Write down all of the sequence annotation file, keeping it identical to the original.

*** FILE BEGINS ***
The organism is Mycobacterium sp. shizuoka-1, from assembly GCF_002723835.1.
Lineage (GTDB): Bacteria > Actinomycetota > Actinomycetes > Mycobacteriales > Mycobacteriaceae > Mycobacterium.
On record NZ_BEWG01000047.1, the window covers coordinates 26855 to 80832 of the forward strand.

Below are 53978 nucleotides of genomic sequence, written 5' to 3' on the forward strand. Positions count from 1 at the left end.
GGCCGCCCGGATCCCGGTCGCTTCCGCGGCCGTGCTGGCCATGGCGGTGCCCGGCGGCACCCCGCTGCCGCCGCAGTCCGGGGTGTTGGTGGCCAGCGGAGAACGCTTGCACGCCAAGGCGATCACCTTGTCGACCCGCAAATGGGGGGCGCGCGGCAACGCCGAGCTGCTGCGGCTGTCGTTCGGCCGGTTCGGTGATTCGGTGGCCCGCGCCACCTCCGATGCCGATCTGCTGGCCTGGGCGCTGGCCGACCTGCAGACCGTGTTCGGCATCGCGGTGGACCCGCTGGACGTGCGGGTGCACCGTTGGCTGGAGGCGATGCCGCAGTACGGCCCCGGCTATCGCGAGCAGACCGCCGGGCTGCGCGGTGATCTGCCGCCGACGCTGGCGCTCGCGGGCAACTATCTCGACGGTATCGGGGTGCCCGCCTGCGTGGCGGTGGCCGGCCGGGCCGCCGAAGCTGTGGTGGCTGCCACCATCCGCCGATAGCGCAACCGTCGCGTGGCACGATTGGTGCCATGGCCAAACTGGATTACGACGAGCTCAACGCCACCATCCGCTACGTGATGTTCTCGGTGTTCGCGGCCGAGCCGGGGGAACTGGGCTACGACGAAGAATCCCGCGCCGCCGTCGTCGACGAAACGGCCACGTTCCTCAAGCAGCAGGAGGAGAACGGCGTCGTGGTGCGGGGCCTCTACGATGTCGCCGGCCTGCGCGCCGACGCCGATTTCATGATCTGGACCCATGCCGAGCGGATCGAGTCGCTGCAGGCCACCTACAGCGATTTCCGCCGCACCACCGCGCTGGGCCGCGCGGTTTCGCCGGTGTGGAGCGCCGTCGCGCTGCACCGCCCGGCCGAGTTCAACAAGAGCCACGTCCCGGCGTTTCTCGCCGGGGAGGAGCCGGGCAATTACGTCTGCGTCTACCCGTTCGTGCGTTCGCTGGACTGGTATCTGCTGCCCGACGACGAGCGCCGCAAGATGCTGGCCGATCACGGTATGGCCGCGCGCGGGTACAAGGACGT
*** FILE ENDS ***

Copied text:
The organism is Mycobacterium sp. shizuoka-1, from assembly GCF_002723835.1.
Lineage (GTDB): Bacteria > Actinomycetota > Actinomycetes > Mycobacteriales > Mycobacteriaceae > Mycobacterium.
On record NZ_BEWG01000047.1, the window covers coordinates 26855 to 80832 of the forward strand.

Below are 53978 nucleotides of genomic sequence, written 5' to 3' on the forward strand. Positions count from 1 at the left end.
GGCCGCCCGGATCCCGGTCGCTTCCGCGGCCGTGCTGGCCATGGCGGTGCCCGGCGGCACCCCGCTGCCGCCGCAGTCCGGGGTGTTGGTGGCCAGCGGAGAACGCTTGCACGCCAAGGCGATCACCTTGTCGACCCGCAAATGGGGGGCGCGCGGCAACGCCGAGCTGCTGCGGCTGTCGTTCGGCCGGTTCGGTGATTCGGTGGCCCGCGCCACCTCCGATGCCGATCTGCTGGCCTGGGCGCTGGCCGACCTGCAGACCGTGTTCGGCATCGCGGTGGACCCGCTGGACGTGCGGGTGCACCGTTGGCTGGAGGCGATGCCGCAGTACGGCCCCGGCTATCGCGAGCAGACCGCCGGGCTGCGCGGTGATCTGCCGCCGACGCTGGCGCTCGCGGGCAACTATCTCGACGGTATCGGGGTGCCCGCCTGCGTGGCGGTGGCCGGCCGGGCCGCCGAAGCTGTGGTGGCTGCCACCATCCGCCGATAGCGCAACCGTCGCGTGGCACGATTGGTGCCATGGCCAAACTGGATTACGACGAGCTCAACGCCACCATCCGCTACGTGATGTTCTCGGTGTTCGCGGCCGAGCCGGGGGAACTGGGCTACGACGAAGAATCCCGCGCCGCCGTCGTCGACGAAACGGCCACGTTCCTCAAGCAGCAGGAGGAGAACGGCGTCGTGGTGCGGGGCCTCTACGATGTCGCCGGCCTGCGCGCCGACGCCGATTTCATGATCTGGACCCATGCCGAGCGGATCGAGTCGCTGCAGGCCACCTACAGCGATTTCCGCCGCACCACCGCGCTGGGCCGCGCGGTTTCGCCGGTGTGGAGCGCCGTCGCGCTGCACCGCCCGGCCGAGTTCAACAAGAGCCACGTCCCGGCGTTTCTCGCCGGGGAGGAGCCGGGCAATTACGTCTGCGTCTACCCGTTCGTGCGTTCGCTGGACTGGTATCTGCTGCCCGACGACGAGCGCCGCAAGATGCTGGCCGATCACGGTATGGCCGCGCGCGGGTACAAGGACGT